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Green technology: fighting disease and creating jobs in India

08 April 2024 UNIDO

DDT India Story

Anju Sahu leads a life intertwined with the rhythms of nature. Surrounded by lush landscapes, Sahu’s world, however, is filled with challenges ranging from poverty to deadly malaria and other vector-borne diseases like kala-azar, dengue, and chikungunya. 

With 95% of the population residing in malaria-endemic areas, India has been combatting the spread of diseases using an insecticide: dichlorodiphenyltrichloroethane or “DDT”, which is effective and cheap, but at the same highly toxic for humans and the environment. Therefore, the Government of India signed the Stockholm Convention on Persistent Organic Pollutants (POPs) in May 2002 and ratified it on 13 January 2006 to gradually stop the production and use of DDT.  

With the support of UNIDO, UNEP, and the Global Environment Facility (GEF), Indian research institutions jointly developed cost-effective and sustainable technologies to control mosquito menace – bio-botanical pesticides that are produced from neem trees, bacterial larvicide Bti, and Long-Lasting Insecticidal Nets (LLIN).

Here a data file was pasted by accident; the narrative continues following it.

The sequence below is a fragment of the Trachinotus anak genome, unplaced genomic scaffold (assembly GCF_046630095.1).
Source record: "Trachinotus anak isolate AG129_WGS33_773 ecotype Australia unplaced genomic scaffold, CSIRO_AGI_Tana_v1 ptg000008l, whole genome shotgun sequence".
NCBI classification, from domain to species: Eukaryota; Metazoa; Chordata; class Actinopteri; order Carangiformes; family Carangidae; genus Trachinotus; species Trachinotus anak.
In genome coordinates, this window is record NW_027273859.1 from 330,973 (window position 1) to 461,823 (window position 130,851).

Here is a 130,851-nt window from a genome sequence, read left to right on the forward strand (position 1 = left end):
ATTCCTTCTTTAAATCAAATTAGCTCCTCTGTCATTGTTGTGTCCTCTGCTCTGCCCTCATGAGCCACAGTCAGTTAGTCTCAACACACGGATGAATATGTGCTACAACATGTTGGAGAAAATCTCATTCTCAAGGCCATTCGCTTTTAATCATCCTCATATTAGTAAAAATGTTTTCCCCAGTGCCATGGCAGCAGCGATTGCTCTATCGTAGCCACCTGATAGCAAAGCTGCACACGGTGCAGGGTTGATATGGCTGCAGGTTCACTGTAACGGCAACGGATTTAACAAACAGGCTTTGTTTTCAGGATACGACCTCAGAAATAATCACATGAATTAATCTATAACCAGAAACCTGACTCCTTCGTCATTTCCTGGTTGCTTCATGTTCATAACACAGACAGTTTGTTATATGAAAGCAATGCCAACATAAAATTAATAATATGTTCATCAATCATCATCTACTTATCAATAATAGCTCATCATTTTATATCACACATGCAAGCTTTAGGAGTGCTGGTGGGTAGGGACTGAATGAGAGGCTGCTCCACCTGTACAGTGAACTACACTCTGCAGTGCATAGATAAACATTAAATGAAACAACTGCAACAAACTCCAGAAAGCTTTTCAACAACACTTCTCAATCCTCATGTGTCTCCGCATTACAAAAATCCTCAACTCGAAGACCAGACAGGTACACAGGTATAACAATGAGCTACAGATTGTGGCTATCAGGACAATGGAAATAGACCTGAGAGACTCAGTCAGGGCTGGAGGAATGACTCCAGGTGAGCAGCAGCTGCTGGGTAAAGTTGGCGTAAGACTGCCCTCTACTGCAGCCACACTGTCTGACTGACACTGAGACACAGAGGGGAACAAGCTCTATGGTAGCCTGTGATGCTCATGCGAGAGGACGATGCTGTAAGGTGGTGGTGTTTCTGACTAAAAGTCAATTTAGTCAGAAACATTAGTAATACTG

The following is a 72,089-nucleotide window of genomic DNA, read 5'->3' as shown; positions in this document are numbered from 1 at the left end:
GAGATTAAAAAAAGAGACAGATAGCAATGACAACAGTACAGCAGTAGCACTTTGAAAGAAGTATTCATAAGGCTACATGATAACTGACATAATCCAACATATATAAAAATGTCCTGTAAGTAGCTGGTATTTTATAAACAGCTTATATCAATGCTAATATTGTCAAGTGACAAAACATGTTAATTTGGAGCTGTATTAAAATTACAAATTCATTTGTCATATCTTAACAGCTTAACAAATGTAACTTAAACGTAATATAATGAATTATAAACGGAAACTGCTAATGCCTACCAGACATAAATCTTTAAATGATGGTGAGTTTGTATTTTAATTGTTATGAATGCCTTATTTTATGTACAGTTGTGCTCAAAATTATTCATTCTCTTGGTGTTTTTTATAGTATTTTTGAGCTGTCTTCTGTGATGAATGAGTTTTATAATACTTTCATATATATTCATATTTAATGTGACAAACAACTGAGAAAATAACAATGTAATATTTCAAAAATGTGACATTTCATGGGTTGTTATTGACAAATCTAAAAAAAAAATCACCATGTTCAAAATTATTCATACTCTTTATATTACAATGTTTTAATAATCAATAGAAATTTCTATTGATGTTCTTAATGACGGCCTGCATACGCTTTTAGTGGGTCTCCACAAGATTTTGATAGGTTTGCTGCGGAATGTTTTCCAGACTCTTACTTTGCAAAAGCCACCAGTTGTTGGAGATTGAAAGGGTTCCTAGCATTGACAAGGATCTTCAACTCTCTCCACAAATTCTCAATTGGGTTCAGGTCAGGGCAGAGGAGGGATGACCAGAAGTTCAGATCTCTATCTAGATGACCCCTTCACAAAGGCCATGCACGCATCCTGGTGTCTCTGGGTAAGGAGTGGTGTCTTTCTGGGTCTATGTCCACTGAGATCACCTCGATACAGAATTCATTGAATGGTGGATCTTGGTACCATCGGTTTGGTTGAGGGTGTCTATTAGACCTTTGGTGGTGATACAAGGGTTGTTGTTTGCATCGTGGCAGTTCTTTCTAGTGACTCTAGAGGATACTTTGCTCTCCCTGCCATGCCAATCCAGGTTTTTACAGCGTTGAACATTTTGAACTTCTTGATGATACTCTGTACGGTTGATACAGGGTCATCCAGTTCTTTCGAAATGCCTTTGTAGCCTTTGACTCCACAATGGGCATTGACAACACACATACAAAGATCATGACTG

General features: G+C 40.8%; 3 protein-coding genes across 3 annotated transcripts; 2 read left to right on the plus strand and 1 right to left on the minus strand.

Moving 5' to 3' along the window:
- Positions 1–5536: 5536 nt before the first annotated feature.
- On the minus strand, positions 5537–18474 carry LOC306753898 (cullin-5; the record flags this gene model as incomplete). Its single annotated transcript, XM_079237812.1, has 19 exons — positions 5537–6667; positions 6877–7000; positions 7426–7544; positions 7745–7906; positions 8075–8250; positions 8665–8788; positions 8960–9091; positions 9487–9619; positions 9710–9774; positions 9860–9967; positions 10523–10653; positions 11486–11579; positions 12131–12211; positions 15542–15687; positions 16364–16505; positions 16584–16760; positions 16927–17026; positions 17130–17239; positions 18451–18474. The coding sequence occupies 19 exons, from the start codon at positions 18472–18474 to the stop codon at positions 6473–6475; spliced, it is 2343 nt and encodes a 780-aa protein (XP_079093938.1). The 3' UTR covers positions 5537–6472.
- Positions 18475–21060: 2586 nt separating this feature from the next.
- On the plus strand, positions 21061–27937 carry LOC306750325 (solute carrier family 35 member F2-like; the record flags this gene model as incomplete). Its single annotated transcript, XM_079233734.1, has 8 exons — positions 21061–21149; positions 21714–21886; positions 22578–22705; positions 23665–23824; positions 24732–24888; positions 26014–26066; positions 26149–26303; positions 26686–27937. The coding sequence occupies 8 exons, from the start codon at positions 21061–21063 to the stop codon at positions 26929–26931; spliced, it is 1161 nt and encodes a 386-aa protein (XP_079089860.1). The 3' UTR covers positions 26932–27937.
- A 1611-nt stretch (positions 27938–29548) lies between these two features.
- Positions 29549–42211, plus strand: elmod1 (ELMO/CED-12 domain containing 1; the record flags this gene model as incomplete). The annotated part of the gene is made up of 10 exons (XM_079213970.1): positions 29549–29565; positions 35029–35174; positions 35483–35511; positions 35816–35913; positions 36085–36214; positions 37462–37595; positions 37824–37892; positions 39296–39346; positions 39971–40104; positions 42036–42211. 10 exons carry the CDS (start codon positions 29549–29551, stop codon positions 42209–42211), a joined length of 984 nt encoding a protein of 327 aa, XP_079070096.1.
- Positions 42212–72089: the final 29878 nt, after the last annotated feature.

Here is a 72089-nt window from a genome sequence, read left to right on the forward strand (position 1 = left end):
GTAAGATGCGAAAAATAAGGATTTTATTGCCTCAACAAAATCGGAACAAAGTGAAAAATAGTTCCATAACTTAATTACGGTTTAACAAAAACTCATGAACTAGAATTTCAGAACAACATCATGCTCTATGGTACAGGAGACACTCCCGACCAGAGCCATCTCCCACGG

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These technologies are produced at the HIL Limited factory where Sahu, a factory employee working on creating the LLIN, has personally reaped the benefits of this partnership saying: “The women's participation in UNIDO's DDT project has not only helped in our skill development but also increased our family's income, brought prosperity and self-reliance in the family."  

UNIDO and the GEF have helped create an agroforestry model for large-scale growing of high-yield neem tree cultivars. This model not only generates raw materials for producing bio-botanical pesticides but also serves as a source of extra income for a significant rural population and farming communities.  

Project name:  Development and promotion of non-POPs alternative to DDT in India